Two dimensional gel electrophoresis (2-DE)

Two-dimensional gel electrophoresis (2-DE) is considered a powerful tool for proteomics work. It is used for separation and fractionation of complex protein mixtures from biological samples. 2-DE separates proteins depending on two different steps: the first one is called isoelectric focusing (IEF) which separates proteins according to isoelectric points (pI); the second step is SDS-polyacrylamide gel electrophoresis (SDS-PAGE) which separates proteins based on the molecular weights(relative molecular weight, Mr). Thus, thousands of proteins can be separated, and the information about IEF and molecular weights can be obtained. 2-DE is a widely used method for protein analysis with the ability to separate thousands of proteins at one time. It can provide direct visual information of changes in protein/post-translational modifications (PTMs) abundance. It can also be used to other analysis, such as whole proteome analysis, detection of biomarkers, drug discovery, and so on. There are several steps for successful 2-DE analysis.

Sample preparation

Speaking of sample preparation, the native samples need to be converted to a physicochemical state suitable for the first dimension IEF and keep the native charge and Mr of the constituent proteins. In order to get good results, appropriate sample preparation is essential. The sample preparation is various because of the difference of the types and origins of proteins. Ideally, the process will result in the complete solubilization, disaggregation, denaturation, and reduction of the proteins in the sample.

First dimension: Isoelectric Focusing (IEF)

As we mentioned above, the first dimension separate proteins depending on pI of proteins. Proteins are amphoteric molecules and the positive, negative, or zero net charge they carry depending on the pH of the surroundings. The isoelectric point (pI) is defined as the pH of a solution at which the net charge of the protein becomes zero. A protein with a positive net charge will migrate toward the cathode, becoming less positively charged until reaching its pI. While a protein with a negative net charge will migrate toward the anode, becoming less negatively charged until it also reaches its pI.


To be specific, a protein mixture is loaded at the basic end of the pH gradient gel. After applying an electric field, the proteins are separated depending on charges, focusing at positions where the pl value is equivalent to the surrounding pH. Larger proteins will move more slowly through the gel, but with sufficient time will catch up with small proteins of equal charge.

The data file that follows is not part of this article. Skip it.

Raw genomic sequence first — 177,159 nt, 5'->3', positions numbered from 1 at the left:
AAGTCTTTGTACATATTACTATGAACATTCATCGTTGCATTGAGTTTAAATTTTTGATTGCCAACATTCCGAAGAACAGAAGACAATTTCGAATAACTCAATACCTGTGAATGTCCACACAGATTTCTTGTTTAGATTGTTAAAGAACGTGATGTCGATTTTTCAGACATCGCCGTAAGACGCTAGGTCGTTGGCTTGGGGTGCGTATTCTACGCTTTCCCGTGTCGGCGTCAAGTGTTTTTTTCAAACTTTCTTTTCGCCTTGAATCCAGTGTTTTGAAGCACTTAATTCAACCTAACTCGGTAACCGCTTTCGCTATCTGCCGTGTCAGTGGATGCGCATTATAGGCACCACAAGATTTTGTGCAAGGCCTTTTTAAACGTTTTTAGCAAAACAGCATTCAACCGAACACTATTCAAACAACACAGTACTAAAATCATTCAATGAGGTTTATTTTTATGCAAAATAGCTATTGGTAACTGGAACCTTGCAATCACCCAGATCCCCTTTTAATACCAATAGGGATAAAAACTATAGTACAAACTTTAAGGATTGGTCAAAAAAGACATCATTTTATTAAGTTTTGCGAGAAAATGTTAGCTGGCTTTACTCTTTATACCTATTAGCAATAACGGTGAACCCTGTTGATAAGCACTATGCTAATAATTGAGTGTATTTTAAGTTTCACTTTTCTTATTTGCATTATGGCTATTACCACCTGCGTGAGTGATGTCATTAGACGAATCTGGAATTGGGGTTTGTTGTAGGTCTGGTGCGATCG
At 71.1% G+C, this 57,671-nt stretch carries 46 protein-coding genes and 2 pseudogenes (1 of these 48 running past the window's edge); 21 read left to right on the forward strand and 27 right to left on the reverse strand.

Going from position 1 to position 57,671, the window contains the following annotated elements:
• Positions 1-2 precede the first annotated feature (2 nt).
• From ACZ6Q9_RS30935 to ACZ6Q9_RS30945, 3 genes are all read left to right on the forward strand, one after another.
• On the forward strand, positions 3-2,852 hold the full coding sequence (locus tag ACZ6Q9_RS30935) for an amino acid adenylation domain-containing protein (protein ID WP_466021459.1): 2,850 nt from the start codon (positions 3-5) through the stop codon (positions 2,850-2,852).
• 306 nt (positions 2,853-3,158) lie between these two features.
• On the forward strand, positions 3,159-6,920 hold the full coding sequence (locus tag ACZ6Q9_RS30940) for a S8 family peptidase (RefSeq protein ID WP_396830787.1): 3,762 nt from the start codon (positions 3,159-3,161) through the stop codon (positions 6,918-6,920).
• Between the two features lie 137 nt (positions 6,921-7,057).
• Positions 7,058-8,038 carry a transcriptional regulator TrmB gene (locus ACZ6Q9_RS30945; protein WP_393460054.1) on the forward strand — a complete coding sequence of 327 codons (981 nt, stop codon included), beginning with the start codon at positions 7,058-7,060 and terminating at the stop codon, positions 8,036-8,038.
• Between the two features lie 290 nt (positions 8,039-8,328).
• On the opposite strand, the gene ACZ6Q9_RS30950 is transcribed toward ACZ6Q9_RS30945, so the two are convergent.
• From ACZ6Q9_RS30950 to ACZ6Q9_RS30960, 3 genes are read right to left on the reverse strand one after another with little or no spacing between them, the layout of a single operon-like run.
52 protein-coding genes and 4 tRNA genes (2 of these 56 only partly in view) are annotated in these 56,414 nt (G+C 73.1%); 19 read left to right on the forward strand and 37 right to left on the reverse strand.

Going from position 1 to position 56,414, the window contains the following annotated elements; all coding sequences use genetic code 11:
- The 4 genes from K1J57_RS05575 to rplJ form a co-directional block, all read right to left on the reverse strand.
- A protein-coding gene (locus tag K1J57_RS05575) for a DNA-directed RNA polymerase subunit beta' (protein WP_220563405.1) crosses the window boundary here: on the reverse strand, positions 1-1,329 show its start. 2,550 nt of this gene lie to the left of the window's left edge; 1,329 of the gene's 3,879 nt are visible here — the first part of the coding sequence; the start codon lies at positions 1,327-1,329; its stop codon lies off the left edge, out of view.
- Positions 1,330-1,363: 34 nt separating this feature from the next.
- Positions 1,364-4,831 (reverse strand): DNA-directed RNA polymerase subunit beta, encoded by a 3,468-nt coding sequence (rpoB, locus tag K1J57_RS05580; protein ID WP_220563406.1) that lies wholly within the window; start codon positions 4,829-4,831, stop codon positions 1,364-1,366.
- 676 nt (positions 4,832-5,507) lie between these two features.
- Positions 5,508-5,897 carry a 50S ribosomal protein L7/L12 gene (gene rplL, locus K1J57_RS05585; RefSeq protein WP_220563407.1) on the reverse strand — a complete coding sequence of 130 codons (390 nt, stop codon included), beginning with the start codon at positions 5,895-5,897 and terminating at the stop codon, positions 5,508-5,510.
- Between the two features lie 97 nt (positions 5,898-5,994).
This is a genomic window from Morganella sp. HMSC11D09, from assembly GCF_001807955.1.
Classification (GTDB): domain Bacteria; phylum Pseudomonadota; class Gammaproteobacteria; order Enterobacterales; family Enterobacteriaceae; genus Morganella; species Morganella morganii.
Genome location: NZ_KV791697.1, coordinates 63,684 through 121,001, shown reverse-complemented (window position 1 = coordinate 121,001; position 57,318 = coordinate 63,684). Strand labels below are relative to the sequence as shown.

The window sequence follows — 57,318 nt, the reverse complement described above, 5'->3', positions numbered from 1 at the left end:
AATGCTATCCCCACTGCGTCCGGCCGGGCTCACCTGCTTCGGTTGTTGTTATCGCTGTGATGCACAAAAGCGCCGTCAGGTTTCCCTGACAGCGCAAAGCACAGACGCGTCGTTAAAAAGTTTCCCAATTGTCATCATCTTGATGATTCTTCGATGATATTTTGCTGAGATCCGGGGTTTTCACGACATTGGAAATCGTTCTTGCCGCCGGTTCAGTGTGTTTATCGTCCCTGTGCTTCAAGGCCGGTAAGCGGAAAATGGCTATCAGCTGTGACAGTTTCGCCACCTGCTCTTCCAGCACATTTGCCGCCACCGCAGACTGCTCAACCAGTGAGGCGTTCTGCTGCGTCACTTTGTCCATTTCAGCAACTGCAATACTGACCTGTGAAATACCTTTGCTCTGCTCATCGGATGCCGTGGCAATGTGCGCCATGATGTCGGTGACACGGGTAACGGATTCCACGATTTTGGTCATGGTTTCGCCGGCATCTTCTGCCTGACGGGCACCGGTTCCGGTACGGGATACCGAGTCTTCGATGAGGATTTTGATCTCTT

Second dimension: SDS-PAGE


After the first dimension, the second dimension separation can be performed on flatbed or vertical systems on a slab gel. The second dimension is often performed by SDS-PAGE (SDS-polyacrylamide gel electrophoresis), which is an electrophoretic method for separating polypeptides according to their molecular weights (Mr). This method often contains four steps, including preparation of the gel, the equilibrium of the immobilized pH gradient (IPG) strips in SDS buffer, placing the equilibrated IPG strip on the SDS gel, and finally handling the electrophoresis.

SDS can make proteins denaturing and bind to the backbone at a constant molar ratio. When applying SDS and a reducing agent, like a DTT which can cleave disulfide bonds, proteins unfold into linear chains with negative charge proportional to the polypeptide chain length. Polyacrylamide forms a mesh-like matrix which is appropriate for separating proteins. When proteins are separated by SDS-PAGE, smaller proteins migrate faster since the less resistance.

Visualization of results: Staining

There are various methods for visualization of proteins, but the most commonly used are Coomassie Blue staining and silver staining. Silver staining is a sensitive and non-radioactive method. The principle of silver staining is quite simple. The amino acid side chains can bind to silver ions, primary the sulfhydryl and carboxyl groups of proteins, followed by reduction to free metallic silver. As a result, the protein bands are visualized as spots where the reduction occurs. Silver staining is suitable for low protein levels because of its sensitivity (in the very low ng range).

Coomassie Blue staining is a relatively simple method and more quantitative than silver staining. It is suitable to detect protein bands containing about 0.2 μg or more proteins. The Coomassie dye binds to proteins to form a protein-dye complex through Van der Waals attractions. There are two kinds of Coomassie dyes, R250 and G-250.

Further analysis of protein.

There are almost no possibilities to detect the appearance of a few new spots or the disappearance of single spots in large studies with several thousand spots. In addition, evaluation of two gels by manual comparison is also impossible. Therefore, it is necessary to detect differences and obtain information from gels by image collection hardware and image evaluation software. There is some 2D gel analysis software, such as Melanie, PDQuest, Progenesis, REDFIN etc. And the gels can be used for the identification and other applications by mass spectrometry.


  1. Berkelman T. 2D electrophoresis using immobilized pH gradients, principles and methods. Handbook from Amersham Biosciences, 1998, 57.
  2. Magdeldin S, Enany S, Yoshida Y, et al. Basics and recent advances of two dimensional-polyacrylamide gel electrophoresis. Clinical proteomics, 2014, 11(1): 16.

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